History Skills Workshops

register for a workshop
workshop-emblemThese training opportunities help historical organizations and interested history advocates gain skills that can be applied in museums, organizations, and personal collections.

  • Workshops are held from 9 a.m. to noon (unless noted) at the Meijer Education Center at the Historical Society of Michigan, 5815 Executive Dr., Lansing, Michigan.
  • If you are a personal member of HSM or represent an organization that itself is a member of the Society, registration is $39.
  • Registration for non-members is $79 and includes a one-year HSM Individual Level 1 [Basic] membership.
  • New for 2017! Participants can now “attend” remotely, if they prefer, through Zoom Video Communications and will be able to interact with the speaker and other attendees.*
  • For in-person attendees, refreshments will be available. Lunch is on your own.
  • Materials are included with your registration. Any handouts from the presenter will be sent to remote attendees after the workshop.
*For full interaction, microphone and webcam are required on your device. Instructions on how to remote-in to the workshop will be sent to attendees.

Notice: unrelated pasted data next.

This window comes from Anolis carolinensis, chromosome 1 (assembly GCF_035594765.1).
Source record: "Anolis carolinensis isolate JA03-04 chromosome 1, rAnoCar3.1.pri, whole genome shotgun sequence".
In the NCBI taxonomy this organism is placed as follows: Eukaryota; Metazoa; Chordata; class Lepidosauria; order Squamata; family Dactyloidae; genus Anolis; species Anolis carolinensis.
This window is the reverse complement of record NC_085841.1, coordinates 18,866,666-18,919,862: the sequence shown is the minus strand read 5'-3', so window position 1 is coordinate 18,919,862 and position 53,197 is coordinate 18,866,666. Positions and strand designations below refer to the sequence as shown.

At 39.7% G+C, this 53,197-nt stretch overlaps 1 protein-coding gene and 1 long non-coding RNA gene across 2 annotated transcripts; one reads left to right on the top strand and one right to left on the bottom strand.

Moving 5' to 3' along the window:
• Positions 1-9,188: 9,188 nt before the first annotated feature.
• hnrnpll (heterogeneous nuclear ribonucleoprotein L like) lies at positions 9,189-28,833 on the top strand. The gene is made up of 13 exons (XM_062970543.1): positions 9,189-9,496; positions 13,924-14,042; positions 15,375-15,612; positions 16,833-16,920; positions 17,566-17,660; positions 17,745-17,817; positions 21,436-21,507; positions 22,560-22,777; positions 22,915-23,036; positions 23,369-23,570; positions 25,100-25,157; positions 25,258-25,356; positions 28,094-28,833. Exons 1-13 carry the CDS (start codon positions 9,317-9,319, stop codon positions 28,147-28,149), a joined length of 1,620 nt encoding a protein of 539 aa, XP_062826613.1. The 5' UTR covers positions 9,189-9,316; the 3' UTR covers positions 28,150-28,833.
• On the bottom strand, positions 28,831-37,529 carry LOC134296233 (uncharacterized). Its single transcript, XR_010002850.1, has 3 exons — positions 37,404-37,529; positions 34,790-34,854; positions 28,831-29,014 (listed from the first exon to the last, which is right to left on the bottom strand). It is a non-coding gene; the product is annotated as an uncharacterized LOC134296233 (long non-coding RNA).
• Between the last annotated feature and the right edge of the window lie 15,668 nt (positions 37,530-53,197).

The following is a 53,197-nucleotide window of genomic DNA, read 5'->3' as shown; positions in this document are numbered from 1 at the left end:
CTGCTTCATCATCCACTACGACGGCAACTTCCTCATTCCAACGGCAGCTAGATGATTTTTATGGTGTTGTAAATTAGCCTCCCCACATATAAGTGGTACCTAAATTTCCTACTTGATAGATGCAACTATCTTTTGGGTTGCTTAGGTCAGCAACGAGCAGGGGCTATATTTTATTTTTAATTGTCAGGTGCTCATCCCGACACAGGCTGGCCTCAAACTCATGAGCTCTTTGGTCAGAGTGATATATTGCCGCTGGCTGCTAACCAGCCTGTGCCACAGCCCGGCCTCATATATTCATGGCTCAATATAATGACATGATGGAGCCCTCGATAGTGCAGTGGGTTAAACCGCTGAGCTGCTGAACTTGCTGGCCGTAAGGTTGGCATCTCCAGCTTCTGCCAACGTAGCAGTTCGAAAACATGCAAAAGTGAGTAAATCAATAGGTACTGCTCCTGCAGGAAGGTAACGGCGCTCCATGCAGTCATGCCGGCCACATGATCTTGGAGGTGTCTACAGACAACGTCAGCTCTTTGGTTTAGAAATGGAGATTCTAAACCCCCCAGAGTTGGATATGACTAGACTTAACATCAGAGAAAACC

To register for a workshop, use our secure online registration form
or call (800) 692-1828.


May 5

Byte-size Collections: Basic Digitizing of Collections

by Matthew Wilcox, Michigan State University
Digitization projects can sometimes seem overwhelming to small and/or volunteer-run historical organizations. The speaker will discuss audiovisual technology, technique, and the most efficient practices associated with digitizing audiovisual materials as well as historical paper and photograph collections. A step-by-step approach tailored for organizations possessing limited resources will be presented. This workshop is meant for historical organizations that are still in the planning stages of a digitization project.

May 19

Fund-raising to Friend-raising

by Chong-Anna Canfora, Historical Society of Michigan
Fundraising is one of the most important aspects to maintaining a successful historical organization and continuing to make history accessible to the general public, but many are unsure of how to approach companies, organizations, or individuals for donations. In this workshop, the speaker will discuss the fundamentals of raising money for organizations, explore new techniques being used today, and explain how attendees can maximize fundraising results.

June 2

Fading Photos: How to Identify, Scan, Restore, and Archive Historical Photographs

by Robert Myers, Historical Society of Michigan
This workshop will assist small museums, historical societies, and interested collectors in identifying and preserving their historic photographs. The presenter will review basic conservation techniques for damaged images, type identification for early photographs, ways to avoid deterioration of images, storage recommendations, digital scanning for access, and how to approach cataloging issues. There will also be plenty of time for participants to ask questions and have hands-on experiences.

June 16

Developing Junior Historians